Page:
| Quote #7
For this kind of commodity will not bear exportation, the flesh being of too tender a consistence to admit a long continuance in salt, although perhaps I could name a country which would be glad to eat up our whole nation without it. (30)
The narrator alludes to the fact that children would have to be consumed rapidly, since they don't keep well. Spoiled children, anyone?
| Quote #8
First, as things now stand, how they will be able to find food and raiment for one hundred thousand useless mouths and backs. (32)
A Modest Proposal is written almost entirely in two voices: Swift's and the anonymous narrator's. In this passage, the narrator imagines how his readers might react to his proposal. Can this be interpreted as a third narrative voice?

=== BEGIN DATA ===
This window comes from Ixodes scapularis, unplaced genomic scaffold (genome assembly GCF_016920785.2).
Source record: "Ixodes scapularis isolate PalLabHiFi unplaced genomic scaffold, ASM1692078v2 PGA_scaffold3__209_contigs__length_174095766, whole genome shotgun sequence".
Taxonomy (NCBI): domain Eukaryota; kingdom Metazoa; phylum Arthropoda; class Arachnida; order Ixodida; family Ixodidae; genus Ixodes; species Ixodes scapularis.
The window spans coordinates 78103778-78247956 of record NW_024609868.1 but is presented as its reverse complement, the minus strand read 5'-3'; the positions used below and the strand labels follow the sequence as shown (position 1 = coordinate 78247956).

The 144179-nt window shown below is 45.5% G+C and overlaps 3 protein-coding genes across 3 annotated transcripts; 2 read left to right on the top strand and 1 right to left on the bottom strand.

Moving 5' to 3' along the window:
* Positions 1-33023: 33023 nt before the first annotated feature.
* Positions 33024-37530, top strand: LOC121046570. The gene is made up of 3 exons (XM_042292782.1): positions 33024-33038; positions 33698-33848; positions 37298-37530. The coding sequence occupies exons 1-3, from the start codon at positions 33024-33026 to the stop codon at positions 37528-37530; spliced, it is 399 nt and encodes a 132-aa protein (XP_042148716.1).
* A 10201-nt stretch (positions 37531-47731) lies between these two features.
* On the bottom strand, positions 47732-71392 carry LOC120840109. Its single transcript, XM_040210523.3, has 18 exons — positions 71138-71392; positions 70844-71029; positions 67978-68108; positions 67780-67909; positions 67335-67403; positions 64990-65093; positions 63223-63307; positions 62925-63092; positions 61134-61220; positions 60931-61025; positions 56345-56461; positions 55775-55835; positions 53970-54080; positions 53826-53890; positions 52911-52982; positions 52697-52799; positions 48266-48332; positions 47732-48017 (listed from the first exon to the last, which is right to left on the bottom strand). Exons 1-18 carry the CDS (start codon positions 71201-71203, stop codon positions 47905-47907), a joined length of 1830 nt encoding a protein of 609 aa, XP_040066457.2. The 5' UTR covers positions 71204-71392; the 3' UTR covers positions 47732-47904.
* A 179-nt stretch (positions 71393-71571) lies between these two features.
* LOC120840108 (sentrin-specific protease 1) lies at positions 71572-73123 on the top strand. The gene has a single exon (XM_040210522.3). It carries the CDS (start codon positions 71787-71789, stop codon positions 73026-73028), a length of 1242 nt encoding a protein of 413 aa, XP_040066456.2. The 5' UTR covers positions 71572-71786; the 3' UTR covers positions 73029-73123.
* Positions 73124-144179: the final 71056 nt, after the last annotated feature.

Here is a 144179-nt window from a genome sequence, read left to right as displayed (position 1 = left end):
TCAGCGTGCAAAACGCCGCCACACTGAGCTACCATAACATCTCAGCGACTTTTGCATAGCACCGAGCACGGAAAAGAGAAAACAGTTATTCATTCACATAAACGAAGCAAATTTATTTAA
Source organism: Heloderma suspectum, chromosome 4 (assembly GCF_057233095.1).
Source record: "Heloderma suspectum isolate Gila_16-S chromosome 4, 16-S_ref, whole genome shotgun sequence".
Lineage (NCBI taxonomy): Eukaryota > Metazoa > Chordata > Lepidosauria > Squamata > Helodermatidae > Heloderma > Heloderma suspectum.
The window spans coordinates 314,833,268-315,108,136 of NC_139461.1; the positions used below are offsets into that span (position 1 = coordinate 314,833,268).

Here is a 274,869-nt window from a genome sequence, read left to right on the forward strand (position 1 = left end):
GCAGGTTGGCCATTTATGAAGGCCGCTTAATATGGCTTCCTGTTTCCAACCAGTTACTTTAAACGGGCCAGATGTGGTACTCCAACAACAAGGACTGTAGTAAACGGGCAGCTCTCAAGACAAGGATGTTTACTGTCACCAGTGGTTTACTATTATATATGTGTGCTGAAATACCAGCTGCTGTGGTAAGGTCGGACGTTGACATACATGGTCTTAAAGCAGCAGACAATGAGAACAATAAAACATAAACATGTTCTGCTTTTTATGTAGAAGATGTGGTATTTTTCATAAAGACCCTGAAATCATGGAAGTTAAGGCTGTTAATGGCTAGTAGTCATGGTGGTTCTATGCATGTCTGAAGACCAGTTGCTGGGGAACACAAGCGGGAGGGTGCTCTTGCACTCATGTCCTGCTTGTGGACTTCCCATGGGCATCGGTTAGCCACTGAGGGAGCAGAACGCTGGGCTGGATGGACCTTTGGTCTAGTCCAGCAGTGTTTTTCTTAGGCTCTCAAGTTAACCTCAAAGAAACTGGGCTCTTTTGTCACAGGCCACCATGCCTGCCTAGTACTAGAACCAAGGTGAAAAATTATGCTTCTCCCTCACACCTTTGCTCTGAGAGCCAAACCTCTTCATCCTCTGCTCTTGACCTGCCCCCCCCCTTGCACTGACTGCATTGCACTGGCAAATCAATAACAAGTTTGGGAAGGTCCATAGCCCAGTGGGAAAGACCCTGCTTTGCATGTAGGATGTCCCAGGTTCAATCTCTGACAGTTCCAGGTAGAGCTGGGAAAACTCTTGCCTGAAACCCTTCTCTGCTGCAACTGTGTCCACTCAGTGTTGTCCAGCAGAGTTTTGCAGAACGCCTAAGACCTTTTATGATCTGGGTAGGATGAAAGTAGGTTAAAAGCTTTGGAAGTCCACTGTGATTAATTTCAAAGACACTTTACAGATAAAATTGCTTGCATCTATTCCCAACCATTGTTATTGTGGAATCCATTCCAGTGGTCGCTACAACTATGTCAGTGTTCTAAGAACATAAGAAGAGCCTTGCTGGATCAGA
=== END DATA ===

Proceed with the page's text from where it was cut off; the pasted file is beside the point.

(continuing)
| Quote #9
I desire those politicians who dislike my overture […] that they will first ask the parents of these mortals whether they would not at this day think it a great happiness to have been sold for food at a year old in the manner I prescribe, and thereby have avoided […] the oppression of the landlords, the impossibility of paying rent without money or trade (34)
In the final paragraphs, Swift reminds us of specific examples of greed. How does this impact your final impression of A Modest Proposal?